As we all know (actually, many probably don't know) Internet Explorer has claimed many hours of developer time trying to get a feature working with the quirks of IE. One quirk that I've dealt with recently was the :hover pseudo-class and its implementation across various browsers. The most notable quirk is that IE only supports the :hover on anchor tags (<a>). What's a fella to do when he wants a drop down menu that displays the sub-menu when the mouse is hovering over an li element? Write some Javascript to aid IE in rendering the drop-down effect properly. The first draft of our menu is here. If you are unfortunate enough to be using IE, you probably won't see the sub-menu items. So how do we negotiate this? With a little extra class, and some Javascript. The second draft of our menu can be found here. The differences to note:

  • The li:hover rule is now accompanied by a li.over as well
  • The function fixHover()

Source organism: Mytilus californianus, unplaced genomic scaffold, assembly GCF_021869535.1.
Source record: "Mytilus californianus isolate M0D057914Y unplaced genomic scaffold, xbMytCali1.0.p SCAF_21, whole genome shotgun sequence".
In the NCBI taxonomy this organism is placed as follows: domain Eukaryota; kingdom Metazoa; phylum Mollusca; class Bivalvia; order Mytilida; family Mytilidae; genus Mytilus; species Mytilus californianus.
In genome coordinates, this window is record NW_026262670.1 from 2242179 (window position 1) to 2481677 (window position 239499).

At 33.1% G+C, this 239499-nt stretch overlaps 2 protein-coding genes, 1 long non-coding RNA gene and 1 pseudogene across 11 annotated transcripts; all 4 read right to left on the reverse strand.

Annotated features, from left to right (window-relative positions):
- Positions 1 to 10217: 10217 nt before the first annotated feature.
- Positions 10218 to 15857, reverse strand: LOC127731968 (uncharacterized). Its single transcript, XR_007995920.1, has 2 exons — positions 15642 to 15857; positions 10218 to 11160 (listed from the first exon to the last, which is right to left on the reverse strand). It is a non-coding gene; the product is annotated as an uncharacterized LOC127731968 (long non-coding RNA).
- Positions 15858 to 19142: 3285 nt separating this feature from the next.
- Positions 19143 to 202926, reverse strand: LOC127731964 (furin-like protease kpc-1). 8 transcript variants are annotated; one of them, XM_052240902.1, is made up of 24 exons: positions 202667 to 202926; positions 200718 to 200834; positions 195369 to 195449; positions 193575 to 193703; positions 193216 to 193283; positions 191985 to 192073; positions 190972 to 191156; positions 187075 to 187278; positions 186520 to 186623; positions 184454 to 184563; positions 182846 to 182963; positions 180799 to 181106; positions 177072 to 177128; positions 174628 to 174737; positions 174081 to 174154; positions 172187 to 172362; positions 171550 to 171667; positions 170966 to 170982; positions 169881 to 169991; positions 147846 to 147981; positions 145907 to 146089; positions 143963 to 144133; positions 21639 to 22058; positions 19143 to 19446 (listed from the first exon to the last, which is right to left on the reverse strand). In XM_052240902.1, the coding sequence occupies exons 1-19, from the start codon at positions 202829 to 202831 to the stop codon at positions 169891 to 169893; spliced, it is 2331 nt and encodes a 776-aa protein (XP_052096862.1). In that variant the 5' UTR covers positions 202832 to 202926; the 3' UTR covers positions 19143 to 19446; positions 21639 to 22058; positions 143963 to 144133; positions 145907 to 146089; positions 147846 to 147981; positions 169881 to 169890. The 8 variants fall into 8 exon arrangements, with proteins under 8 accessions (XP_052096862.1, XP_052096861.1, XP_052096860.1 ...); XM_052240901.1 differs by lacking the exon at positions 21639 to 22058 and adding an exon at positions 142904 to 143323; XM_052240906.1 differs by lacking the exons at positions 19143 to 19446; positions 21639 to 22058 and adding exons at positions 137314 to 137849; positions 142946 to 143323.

• The function init()

So we added a rule that says any ul with a parent li with a class of over will also get the styling that a ul with a parent with li:hover gets; in this case - display the underlying ul. Next, we added a function (fixHover) that took an element, and retrieved all of it's immediate children nodes. We then iterate through the list of children, basically adding two events, "mouseover" and "mouseout", to for each element to observe. For "mouseover" events, append the classname "over" to the element; on "mouseout" events, remove the "over" classname. The essence here is that :hover is the CSS equivalent of observing the "mouseover" and "mouseout" events. The draw back to our solution is that if Javascript is turned off, the sub-menus remain hidden from the user. NOTE: I am not a designer, so the purpose of this article is to merely illustrate the ability to apply hover-type functionality to any element on the page in IE and not showcase my ability to make things look nice. Another feature to mention is the init function and the Event.observe() call, which calls the init function after the window has finished loading the page. This is a must because we cannot apply the "mouseover" and "mouseout" event observations until the nodes have been created in the DOM. Best to leave this until the window has loaded. Both of the functions rely on the prototype.js library to retrieve the child nodes, iterate through the nodes, and attach events to the nodes. It is possible to do this without prototype or with another library, but I leave it up to the reader to translate this code to their library of choice.